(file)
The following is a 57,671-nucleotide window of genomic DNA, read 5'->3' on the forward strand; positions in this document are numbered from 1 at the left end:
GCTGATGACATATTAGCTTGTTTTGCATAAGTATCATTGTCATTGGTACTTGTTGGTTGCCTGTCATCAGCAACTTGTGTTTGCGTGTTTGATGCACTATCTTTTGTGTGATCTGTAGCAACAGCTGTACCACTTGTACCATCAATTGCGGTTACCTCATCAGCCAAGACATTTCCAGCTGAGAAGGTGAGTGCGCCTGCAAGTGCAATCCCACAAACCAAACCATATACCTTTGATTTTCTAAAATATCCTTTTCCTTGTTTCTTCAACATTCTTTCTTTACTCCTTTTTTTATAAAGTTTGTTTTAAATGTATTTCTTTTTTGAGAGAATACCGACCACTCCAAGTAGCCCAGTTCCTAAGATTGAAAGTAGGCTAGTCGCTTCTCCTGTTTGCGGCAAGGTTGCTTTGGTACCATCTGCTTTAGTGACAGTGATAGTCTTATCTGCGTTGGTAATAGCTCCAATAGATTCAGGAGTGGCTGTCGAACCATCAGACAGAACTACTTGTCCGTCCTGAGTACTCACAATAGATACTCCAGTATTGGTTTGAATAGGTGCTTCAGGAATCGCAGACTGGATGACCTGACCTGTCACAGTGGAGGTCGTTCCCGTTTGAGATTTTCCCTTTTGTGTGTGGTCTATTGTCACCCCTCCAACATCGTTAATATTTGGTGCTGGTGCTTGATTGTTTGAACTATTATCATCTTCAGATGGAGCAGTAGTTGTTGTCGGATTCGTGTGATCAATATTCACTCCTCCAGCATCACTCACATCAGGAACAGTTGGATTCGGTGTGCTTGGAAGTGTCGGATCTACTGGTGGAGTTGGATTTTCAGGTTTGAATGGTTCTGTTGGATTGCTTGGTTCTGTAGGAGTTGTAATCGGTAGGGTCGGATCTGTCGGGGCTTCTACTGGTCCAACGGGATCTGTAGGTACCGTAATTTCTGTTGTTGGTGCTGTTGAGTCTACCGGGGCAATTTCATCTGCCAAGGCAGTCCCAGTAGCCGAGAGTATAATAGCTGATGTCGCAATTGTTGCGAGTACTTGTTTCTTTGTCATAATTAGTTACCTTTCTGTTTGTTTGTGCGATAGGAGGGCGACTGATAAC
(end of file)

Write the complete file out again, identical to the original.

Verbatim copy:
The following is a 57,671-nucleotide window of genomic DNA, read 5'->3' on the forward strand; positions in this document are numbered from 1 at the left end:
GCTGATGACATATTAGCTTGTTTTGCATAAGTATCATTGTCATTGGTACTTGTTGGTTGCCTGTCATCAGCAACTTGTGTTTGCGTGTTTGATGCACTATCTTTTGTGTGATCTGTAGCAACAGCTGTACCACTTGTACCATCAATTGCGGTTACCTCATCAGCCAAGACATTTCCAGCTGAGAAGGTGAGTGCGCCTGCAAGTGCAATCCCACAAACCAAACCATATACCTTTGATTTTCTAAAATATCCTTTTCCTTGTTTCTTCAACATTCTTTCTTTACTCCTTTTTTTATAAAGTTTGTTTTAAATGTATTTCTTTTTTGAGAGAATACCGACCACTCCAAGTAGCCCAGTTCCTAAGATTGAAAGTAGGCTAGTCGCTTCTCCTGTTTGCGGCAAGGTTGCTTTGGTACCATCTGCTTTAGTGACAGTGATAGTCTTATCTGCGTTGGTAATAGCTCCAATAGATTCAGGAGTGGCTGTCGAACCATCAGACAGAACTACTTGTCCGTCCTGAGTACTCACAATAGATACTCCAGTATTGGTTTGAATAGGTGCTTCAGGAATCGCAGACTGGATGACCTGACCTGTCACAGTGGAGGTCGTTCCCGTTTGAGATTTTCCCTTTTGTGTGTGGTCTATTGTCACCCCTCCAACATCGTTAATATTTGGTGCTGGTGCTTGATTGTTTGAACTATTATCATCTTCAGATGGAGCAGTAGTTGTTGTCGGATTCGTGTGATCAATATTCACTCCTCCAGCATCACTCACATCAGGAACAGTTGGATTCGGTGTGCTTGGAAGTGTCGGATCTACTGGTGGAGTTGGATTTTCAGGTTTGAATGGTTCTGTTGGATTGCTTGGTTCTGTAGGAGTTGTAATCGGTAGGGTCGGATCTGTCGGGGCTTCTACTGGTCCAACGGGATCTGTAGGTACCGTAATTTCTGTTGTTGGTGCTGTTGAGTCTACCGGGGCAATTTCATCTGCCAAGGCAGTCCCAGTAGCCGAGAGTATAATAGCTGATGTCGCAATTGTTGCGAGTACTTGTTTCTTTGTCATAATTAGTTACCTTTCTGTTTGTTTGTGCGATAGGAGGGCGACTGATAAC